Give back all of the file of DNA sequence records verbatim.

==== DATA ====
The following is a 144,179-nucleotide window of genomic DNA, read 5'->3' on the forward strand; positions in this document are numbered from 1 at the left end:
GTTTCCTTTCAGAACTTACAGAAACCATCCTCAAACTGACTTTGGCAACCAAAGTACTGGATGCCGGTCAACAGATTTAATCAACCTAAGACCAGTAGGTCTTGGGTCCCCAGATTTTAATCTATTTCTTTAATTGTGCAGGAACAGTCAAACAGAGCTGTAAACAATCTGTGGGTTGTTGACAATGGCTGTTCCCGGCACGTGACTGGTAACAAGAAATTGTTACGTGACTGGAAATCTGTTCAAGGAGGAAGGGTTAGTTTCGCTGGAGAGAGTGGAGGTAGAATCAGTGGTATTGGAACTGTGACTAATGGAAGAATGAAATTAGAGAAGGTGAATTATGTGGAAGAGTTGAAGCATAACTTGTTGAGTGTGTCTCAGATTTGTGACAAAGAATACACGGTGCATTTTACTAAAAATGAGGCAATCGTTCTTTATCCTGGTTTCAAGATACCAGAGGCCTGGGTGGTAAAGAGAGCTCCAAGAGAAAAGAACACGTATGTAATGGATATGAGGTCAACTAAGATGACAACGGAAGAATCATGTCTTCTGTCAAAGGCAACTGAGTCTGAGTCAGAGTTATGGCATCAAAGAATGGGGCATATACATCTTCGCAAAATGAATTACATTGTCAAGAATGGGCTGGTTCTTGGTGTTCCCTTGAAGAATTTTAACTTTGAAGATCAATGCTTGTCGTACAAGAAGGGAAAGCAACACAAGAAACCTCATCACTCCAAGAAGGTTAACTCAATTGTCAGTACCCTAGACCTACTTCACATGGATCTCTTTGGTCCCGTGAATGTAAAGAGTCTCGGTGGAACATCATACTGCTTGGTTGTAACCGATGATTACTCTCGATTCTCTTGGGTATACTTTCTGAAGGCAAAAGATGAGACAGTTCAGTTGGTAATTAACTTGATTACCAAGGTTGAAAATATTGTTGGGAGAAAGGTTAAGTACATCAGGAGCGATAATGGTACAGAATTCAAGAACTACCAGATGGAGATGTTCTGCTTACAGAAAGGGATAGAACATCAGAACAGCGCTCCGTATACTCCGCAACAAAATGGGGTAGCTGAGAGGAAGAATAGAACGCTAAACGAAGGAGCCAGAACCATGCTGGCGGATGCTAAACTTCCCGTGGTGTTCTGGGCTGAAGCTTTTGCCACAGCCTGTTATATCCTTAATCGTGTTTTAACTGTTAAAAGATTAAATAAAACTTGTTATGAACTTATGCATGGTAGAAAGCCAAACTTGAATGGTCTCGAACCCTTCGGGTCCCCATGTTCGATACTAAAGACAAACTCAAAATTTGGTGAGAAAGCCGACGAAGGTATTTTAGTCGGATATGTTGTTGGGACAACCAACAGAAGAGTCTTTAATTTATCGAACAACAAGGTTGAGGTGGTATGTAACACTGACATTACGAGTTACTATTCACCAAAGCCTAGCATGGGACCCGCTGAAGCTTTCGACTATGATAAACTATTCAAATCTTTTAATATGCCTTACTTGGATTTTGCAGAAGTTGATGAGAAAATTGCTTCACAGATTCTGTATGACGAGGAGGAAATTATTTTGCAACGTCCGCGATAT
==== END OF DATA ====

The following is a 144,179-nucleotide window of genomic DNA, read 5'->3' on the forward strand; positions in this document are numbered from 1 at the left end:
GTTTCCTTTCAGAACTTACAGAAACCATCCTCAAACTGACTTTGGCAACCAAAGTACTGGATGCCGGTCAACAGATTTAATCAACCTAAGACCAGTAGGTCTTGGGTCCCCAGATTTTAATCTATTTCTTTAATTGTGCAGGAACAGTCAAACAGAGCTGTAAACAATCTGTGGGTTGTTGACAATGGCTGTTCCCGGCACGTGACTGGTAACAAGAAATTGTTACGTGACTGGAAATCTGTTCAAGGAGGAAGGGTTAGTTTCGCTGGAGAGAGTGGAGGTAGAATCAGTGGTATTGGAACTGTGACTAATGGAAGAATGAAATTAGAGAAGGTGAATTATGTGGAAGAGTTGAAGCATAACTTGTTGAGTGTGTCTCAGATTTGTGACAAAGAATACACGGTGCATTTTACTAAAAATGAGGCAATCGTTCTTTATCCTGGTTTCAAGATACCAGAGGCCTGGGTGGTAAAGAGAGCTCCAAGAGAAAAGAACACGTATGTAATGGATATGAGGTCAACTAAGATGACAACGGAAGAATCATGTCTTCTGTCAAAGGCAACTGAGTCTGAGTCAGAGTTATGGCATCAAAGAATGGGGCATATACATCTTCGCAAAATGAATTACATTGTCAAGAATGGGCTGGTTCTTGGTGTTCCCTTGAAGAATTTTAACTTTGAAGATCAATGCTTGTCGTACAAGAAGGGAAAGCAACACAAGAAACCTCATCACTCCAAGAAGGTTAACTCAATTGTCAGTACCCTAGACCTACTTCACATGGATCTCTTTGGTCCCGTGAATGTAAAGAGTCTCGGTGGAACATCATACTGCTTGGTTGTAACCGATGATTACTCTCGATTCTCTTGGGTATACTTTCTGAAGGCAAAAGATGAGACAGTTCAGTTGGTAATTAACTTGATTACCAAGGTTGAAAATATTGTTGGGAGAAAGGTTAAGTACATCAGGAGCGATAATGGTACAGAATTCAAGAACTACCAGATGGAGATGTTCTGCTTACAGAAAGGGATAGAACATCAGAACAGCGCTCCGTATACTCCGCAACAAAATGGGGTAGCTGAGAGGAAGAATAGAACGCTAAACGAAGGAGCCAGAACCATGCTGGCGGATGCTAAACTTCCCGTGGTGTTCTGGGCTGAAGCTTTTGCCACAGCCTGTTATATCCTTAATCGTGTTTTAACTGTTAAAAGATTAAATAAAACTTGTTATGAACTTATGCATGGTAGAAAGCCAAACTTGAATGGTCTCGAACCCTTCGGGTCCCCATGTTCGATACTAAAGACAAACTCAAAATTTGGTGAGAAAGCCGACGAAGGTATTTTAGTCGGATATGTTGTTGGGACAACCAACAGAAGAGTCTTTAATTTATCGAACAACAAGGTTGAGGTGGTATGTAACACTGACATTACGAGTTACTATTCACCAAAGCCTAGCATGGGACCCGCTGAAGCTTTCGACTATGATAAACTATTCAAATCTTTTAATATGCCTTACTTGGATTTTGCAGAAGTTGATGAGAAAATTGCTTCACAGATTCTGTATGACGAGGAGGAAATTATTTTGCAACGTCCGCGATAT